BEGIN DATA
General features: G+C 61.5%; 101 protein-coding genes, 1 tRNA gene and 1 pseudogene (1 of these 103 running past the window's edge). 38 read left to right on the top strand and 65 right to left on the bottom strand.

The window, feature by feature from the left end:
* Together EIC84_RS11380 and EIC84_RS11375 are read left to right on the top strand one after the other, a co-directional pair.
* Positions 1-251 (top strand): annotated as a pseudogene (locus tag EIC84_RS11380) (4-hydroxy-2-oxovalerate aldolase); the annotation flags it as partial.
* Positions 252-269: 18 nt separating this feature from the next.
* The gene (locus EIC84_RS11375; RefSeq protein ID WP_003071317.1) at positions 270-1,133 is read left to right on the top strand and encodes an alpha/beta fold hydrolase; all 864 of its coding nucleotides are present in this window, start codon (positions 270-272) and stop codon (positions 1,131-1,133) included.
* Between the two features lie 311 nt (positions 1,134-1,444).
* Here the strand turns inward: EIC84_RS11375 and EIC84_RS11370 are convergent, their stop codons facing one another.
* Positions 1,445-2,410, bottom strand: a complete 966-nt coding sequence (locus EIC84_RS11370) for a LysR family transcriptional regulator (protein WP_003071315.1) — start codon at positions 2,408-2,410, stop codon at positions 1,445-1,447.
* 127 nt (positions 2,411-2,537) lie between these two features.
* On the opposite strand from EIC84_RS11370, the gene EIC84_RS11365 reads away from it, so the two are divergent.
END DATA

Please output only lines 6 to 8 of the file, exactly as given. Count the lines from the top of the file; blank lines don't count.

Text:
* The gene (locus EIC84_RS11375; RefSeq protein ID WP_003071317.1) at positions 270-1,133 is read left to right on the top strand and encodes an alpha/beta fold hydrolase; all 864 of its coding nucleotides are present in this window, start codon (positions 270-272) and stop codon (positions 1,131-1,133) included.
* Between the two features lie 311 nt (positions 1,134-1,444).
* Here the strand turns inward: EIC84_RS11375 and EIC84_RS11370 are convergent, their stop codons facing one another.